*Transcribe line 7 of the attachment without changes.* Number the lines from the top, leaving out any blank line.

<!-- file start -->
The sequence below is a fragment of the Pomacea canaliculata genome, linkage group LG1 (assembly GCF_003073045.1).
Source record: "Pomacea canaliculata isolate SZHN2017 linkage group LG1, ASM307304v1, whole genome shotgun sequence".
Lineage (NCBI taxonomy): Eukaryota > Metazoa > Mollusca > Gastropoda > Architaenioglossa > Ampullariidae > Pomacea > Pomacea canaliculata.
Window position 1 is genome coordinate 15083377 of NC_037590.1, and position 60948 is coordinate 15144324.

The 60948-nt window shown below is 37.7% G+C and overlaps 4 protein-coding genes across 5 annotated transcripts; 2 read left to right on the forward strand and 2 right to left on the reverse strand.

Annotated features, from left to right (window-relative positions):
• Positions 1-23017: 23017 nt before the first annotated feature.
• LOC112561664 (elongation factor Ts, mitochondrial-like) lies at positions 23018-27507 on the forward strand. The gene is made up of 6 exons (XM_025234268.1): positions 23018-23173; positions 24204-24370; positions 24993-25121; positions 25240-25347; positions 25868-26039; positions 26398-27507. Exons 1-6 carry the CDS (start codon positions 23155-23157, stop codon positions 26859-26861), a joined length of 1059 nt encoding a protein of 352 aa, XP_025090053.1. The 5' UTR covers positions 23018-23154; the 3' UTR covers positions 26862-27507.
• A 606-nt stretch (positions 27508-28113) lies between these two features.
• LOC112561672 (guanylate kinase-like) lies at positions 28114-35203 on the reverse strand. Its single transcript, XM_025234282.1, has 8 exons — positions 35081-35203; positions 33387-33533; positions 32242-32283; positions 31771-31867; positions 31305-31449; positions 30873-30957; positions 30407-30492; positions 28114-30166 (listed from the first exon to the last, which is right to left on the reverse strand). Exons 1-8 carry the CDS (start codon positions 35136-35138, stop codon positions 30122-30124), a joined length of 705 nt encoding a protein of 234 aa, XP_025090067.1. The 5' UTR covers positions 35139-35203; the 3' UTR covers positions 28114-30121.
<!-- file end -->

• Positions 1-23017: 23017 nt before the first annotated feature.